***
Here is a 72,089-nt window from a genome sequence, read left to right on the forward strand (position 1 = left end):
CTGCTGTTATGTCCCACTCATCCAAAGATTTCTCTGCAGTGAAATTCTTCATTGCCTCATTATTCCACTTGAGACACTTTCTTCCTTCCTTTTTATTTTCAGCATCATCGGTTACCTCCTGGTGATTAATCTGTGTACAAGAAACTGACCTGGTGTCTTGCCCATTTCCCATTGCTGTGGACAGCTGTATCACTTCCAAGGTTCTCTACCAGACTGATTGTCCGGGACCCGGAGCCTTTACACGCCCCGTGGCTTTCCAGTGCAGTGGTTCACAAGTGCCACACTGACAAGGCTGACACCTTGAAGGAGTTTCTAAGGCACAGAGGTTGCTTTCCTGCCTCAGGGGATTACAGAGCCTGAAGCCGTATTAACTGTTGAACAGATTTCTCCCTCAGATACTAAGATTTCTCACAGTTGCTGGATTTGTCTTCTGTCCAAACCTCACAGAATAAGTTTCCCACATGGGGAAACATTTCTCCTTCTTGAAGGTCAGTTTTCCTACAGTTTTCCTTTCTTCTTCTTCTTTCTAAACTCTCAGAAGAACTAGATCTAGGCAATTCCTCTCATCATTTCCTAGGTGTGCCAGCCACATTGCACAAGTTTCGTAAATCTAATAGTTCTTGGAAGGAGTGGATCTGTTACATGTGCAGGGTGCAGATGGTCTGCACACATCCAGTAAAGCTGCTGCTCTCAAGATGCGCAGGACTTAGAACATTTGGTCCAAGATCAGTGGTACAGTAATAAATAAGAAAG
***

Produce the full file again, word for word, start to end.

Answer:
Here is a 72,089-nt window from a genome sequence, read left to right on the forward strand (position 1 = left end):
CTGCTGTTATGTCCCACTCATCCAAAGATTTCTCTGCAGTGAAATTCTTCATTGCCTCATTATTCCACTTGAGACACTTTCTTCCTTCCTTTTTATTTTCAGCATCATCGGTTACCTCCTGGTGATTAATCTGTGTACAAGAAACTGACCTGGTGTCTTGCCCATTTCCCATTGCTGTGGACAGCTGTATCACTTCCAAGGTTCTCTACCAGACTGATTGTCCGGGACCCGGAGCCTTTACACGCCCCGTGGCTTTCCAGTGCAGTGGTTCACAAGTGCCACACTGACAAGGCTGACACCTTGAAGGAGTTTCTAAGGCACAGAGGTTGCTTTCCTGCCTCAGGGGATTACAGAGCCTGAAGCCGTATTAACTGTTGAACAGATTTCTCCCTCAGATACTAAGATTTCTCACAGTTGCTGGATTTGTCTTCTGTCCAAACCTCACAGAATAAGTTTCCCACATGGGGAAACATTTCTCCTTCTTGAAGGTCAGTTTTCCTACAGTTTTCCTTTCTTCTTCTTCTTTCTAAACTCTCAGAAGAACTAGATCTAGGCAATTCCTCTCATCATTTCCTAGGTGTGCCAGCCACATTGCACAAGTTTCGTAAATCTAATAGTTCTTGGAAGGAGTGGATCTGTTACATGTGCAGGGTGCAGATGGTCTGCACACATCCAGTAAAGCTGCTGCTCTCAAGATGCGCAGGACTTAGAACATTTGGTCCAAGATCAGTGGTACAGTAATAAATAAGAAAG